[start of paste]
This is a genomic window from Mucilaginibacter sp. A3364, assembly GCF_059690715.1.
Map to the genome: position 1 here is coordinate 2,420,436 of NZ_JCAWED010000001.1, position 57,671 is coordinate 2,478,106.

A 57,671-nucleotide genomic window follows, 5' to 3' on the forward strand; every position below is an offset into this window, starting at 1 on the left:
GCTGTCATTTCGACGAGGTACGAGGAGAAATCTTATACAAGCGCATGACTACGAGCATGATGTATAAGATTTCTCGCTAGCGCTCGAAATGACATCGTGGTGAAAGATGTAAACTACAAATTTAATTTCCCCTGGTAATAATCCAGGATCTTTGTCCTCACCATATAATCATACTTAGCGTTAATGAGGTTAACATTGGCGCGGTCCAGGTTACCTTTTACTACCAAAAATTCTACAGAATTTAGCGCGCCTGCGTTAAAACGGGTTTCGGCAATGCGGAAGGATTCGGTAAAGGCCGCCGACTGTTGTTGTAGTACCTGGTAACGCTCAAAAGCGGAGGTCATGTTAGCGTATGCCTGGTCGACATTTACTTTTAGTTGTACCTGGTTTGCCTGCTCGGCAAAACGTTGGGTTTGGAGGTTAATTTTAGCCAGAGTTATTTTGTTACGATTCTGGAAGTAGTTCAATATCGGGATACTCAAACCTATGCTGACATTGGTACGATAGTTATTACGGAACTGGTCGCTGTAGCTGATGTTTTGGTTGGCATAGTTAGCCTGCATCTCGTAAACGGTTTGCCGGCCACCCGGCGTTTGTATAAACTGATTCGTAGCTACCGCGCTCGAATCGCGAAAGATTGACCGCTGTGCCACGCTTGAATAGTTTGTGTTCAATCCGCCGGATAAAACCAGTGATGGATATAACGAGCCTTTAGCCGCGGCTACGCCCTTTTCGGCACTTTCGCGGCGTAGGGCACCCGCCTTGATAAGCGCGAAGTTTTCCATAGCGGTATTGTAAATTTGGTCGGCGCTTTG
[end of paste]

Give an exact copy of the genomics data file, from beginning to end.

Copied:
This is a genomic window from Mucilaginibacter sp. A3364, assembly GCF_059690715.1.
Map to the genome: position 1 here is coordinate 2,420,436 of NZ_JCAWED010000001.1, position 57,671 is coordinate 2,478,106.

A 57,671-nucleotide genomic window follows, 5' to 3' on the forward strand; every position below is an offset into this window, starting at 1 on the left:
GCTGTCATTTCGACGAGGTACGAGGAGAAATCTTATACAAGCGCATGACTACGAGCATGATGTATAAGATTTCTCGCTAGCGCTCGAAATGACATCGTGGTGAAAGATGTAAACTACAAATTTAATTTCCCCTGGTAATAATCCAGGATCTTTGTCCTCACCATATAATCATACTTAGCGTTAATGAGGTTAACATTGGCGCGGTCCAGGTTACCTTTTACTACCAAAAATTCTACAGAATTTAGCGCGCCTGCGTTAAAACGGGTTTCGGCAATGCGGAAGGATTCGGTAAAGGCCGCCGACTGTTGTTGTAGTACCTGGTAACGCTCAAAAGCGGAGGTCATGTTAGCGTATGCCTGGTCGACATTTACTTTTAGTTGTACCTGGTTTGCCTGCTCGGCAAAACGTTGGGTTTGGAGGTTAATTTTAGCCAGAGTTATTTTGTTACGATTCTGGAAGTAGTTCAATATCGGGATACTCAAACCTATGCTGACATTGGTACGATAGTTATTACGGAACTGGTCGCTGTAGCTGATGTTTTGGTTGGCATAGTTAGCCTGCATCTCGTAAACGGTTTGCCGGCCACCCGGCGTTTGTATAAACTGATTCGTAGCTACCGCGCTCGAATCGCGAAAGATTGACCGCTGTGCCACGCTTGAATAGTTTGTGTTCAATCCGCCGGATAAAACCAGTGATGGATATAACGAGCCTTTAGCCGCGGCTACGCCCTTTTCGGCACTTTCGCGGCGTAGGGCACCCGCCTTGATAAGCGCGAAGTTTTCCATAGCGGTATTGTAAATTTGGTCGGCGCTTTG